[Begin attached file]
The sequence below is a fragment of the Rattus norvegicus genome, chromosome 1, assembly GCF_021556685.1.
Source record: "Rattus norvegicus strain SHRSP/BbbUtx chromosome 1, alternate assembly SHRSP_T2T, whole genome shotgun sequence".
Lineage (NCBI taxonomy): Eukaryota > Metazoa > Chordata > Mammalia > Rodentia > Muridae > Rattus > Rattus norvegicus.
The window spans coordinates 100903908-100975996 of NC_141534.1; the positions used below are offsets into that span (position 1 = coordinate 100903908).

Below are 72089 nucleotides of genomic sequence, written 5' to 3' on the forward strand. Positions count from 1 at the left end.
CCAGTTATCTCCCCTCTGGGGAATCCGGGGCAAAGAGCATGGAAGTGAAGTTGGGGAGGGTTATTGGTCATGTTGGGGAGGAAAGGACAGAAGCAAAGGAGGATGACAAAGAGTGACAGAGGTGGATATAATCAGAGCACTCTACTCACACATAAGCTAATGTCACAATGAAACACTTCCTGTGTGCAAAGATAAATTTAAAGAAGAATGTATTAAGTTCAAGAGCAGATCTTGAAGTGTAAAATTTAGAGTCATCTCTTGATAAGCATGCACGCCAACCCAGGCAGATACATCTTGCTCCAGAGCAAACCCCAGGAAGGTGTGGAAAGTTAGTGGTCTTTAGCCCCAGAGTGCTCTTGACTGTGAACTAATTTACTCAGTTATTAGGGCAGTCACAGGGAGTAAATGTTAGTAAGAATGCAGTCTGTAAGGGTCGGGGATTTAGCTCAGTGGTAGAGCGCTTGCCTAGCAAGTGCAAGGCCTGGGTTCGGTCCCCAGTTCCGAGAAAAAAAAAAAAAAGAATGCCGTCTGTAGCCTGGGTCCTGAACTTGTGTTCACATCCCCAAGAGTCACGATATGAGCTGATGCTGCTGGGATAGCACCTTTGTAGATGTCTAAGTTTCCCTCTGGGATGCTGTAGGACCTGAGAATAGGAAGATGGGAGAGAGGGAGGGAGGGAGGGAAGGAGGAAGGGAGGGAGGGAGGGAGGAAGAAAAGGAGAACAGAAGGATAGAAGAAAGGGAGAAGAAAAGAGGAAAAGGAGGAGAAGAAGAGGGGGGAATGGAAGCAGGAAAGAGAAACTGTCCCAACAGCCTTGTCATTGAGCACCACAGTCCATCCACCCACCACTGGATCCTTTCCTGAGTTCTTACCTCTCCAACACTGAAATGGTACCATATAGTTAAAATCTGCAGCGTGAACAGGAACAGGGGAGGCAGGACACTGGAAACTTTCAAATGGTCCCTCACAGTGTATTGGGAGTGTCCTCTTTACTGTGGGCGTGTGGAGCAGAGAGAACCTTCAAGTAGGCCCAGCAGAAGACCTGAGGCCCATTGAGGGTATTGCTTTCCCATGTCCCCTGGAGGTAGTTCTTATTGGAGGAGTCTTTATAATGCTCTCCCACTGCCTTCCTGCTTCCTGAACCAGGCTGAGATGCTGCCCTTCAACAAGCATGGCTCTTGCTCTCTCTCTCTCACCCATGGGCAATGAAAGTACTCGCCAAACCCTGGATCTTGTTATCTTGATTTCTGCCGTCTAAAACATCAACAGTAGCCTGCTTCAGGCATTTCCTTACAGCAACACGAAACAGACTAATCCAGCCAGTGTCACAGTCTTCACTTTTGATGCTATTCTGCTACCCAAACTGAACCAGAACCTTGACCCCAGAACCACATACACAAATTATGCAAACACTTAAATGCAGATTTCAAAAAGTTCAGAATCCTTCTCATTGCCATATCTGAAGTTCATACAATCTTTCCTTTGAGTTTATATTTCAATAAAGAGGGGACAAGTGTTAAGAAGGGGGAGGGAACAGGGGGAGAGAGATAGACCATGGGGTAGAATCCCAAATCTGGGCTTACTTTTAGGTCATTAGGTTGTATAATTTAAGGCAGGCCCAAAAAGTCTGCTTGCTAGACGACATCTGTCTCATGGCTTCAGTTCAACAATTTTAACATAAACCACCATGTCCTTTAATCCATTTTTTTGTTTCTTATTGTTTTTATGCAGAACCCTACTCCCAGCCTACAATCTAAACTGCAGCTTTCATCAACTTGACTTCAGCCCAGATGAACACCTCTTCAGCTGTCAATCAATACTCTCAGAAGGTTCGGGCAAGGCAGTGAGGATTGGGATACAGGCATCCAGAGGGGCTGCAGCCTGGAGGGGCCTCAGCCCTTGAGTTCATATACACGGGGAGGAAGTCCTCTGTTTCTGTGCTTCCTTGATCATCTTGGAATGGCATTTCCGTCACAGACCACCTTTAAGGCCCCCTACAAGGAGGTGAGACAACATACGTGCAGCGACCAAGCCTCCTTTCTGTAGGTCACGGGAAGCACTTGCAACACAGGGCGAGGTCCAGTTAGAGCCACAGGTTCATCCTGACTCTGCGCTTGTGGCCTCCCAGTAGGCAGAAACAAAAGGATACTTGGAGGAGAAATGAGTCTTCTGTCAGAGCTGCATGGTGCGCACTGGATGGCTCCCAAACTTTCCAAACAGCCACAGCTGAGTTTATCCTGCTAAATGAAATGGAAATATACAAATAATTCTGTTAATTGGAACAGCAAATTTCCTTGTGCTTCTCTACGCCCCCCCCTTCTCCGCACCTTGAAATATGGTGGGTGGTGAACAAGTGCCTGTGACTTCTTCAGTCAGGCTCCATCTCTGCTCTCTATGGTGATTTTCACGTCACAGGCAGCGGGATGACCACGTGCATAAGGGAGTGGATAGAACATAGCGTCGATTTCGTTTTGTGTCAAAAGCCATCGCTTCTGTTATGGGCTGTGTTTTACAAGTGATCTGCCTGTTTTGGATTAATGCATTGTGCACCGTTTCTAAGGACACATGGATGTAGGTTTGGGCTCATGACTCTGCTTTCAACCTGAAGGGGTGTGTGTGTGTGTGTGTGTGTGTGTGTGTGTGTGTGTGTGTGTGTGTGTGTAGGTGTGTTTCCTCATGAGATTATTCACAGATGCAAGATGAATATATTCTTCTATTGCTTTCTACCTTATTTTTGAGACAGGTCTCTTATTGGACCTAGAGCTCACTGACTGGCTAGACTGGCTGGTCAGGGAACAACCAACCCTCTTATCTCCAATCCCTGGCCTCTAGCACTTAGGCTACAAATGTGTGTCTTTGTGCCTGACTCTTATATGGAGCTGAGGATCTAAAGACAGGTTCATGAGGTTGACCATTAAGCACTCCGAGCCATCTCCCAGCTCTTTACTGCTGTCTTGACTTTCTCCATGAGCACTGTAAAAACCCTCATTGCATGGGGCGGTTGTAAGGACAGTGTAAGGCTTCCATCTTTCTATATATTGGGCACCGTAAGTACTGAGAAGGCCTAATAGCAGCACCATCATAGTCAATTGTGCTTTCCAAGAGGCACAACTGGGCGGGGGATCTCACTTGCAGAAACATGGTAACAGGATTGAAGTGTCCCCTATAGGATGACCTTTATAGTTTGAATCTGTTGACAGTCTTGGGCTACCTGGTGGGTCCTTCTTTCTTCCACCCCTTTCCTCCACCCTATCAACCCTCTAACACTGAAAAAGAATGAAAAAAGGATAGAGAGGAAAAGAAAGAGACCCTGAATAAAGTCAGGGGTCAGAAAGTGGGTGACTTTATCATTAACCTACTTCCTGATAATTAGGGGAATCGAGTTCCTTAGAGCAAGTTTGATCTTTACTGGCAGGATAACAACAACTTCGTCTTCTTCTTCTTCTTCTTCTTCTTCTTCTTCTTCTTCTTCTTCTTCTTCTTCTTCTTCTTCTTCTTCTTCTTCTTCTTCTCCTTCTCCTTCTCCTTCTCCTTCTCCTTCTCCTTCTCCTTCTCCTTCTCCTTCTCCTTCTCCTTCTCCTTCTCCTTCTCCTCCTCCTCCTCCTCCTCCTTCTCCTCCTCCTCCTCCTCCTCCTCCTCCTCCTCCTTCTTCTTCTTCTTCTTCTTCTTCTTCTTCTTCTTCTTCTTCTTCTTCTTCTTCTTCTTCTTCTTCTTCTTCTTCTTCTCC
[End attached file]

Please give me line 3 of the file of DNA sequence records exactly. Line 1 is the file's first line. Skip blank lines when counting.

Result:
Lineage (NCBI taxonomy): Eukaryota > Metazoa > Chordata > Mammalia > Rodentia > Muridae > Rattus > Rattus norvegicus.